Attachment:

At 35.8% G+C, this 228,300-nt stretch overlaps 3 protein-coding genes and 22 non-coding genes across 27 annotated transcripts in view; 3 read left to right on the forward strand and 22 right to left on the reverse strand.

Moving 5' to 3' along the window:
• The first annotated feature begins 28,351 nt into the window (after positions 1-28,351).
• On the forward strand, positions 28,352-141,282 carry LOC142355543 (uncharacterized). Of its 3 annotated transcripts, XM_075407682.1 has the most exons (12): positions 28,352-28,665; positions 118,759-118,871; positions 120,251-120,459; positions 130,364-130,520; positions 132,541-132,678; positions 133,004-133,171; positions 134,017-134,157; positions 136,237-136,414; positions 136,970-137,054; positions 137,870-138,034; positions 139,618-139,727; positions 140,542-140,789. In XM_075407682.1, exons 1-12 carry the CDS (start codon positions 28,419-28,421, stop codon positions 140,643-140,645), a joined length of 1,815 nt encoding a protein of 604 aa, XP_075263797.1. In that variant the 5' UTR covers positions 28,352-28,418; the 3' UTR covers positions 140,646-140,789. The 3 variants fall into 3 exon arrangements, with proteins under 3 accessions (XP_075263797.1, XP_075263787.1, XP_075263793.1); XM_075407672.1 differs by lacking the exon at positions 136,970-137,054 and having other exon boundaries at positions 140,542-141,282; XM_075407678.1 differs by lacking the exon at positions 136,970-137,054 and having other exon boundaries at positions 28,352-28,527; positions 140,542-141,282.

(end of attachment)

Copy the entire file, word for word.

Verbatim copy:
At 35.8% G+C, this 228,300-nt stretch overlaps 3 protein-coding genes and 22 non-coding genes across 27 annotated transcripts in view; 3 read left to right on the forward strand and 22 right to left on the reverse strand.

Moving 5' to 3' along the window:
• The first annotated feature begins 28,351 nt into the window (after positions 1-28,351).
• On the forward strand, positions 28,352-141,282 carry LOC142355543 (uncharacterized). Of its 3 annotated transcripts, XM_075407682.1 has the most exons (12): positions 28,352-28,665; positions 118,759-118,871; positions 120,251-120,459; positions 130,364-130,520; positions 132,541-132,678; positions 133,004-133,171; positions 134,017-134,157; positions 136,237-136,414; positions 136,970-137,054; positions 137,870-138,034; positions 139,618-139,727; positions 140,542-140,789. In XM_075407682.1, exons 1-12 carry the CDS (start codon positions 28,419-28,421, stop codon positions 140,643-140,645), a joined length of 1,815 nt encoding a protein of 604 aa, XP_075263797.1. In that variant the 5' UTR covers positions 28,352-28,418; the 3' UTR covers positions 140,646-140,789. The 3 variants fall into 3 exon arrangements, with proteins under 3 accessions (XP_075263797.1, XP_075263787.1, XP_075263793.1); XM_075407672.1 differs by lacking the exon at positions 136,970-137,054 and having other exon boundaries at positions 140,542-141,282; XM_075407678.1 differs by lacking the exon at positions 136,970-137,054 and having other exon boundaries at positions 28,352-28,527; positions 140,542-141,282.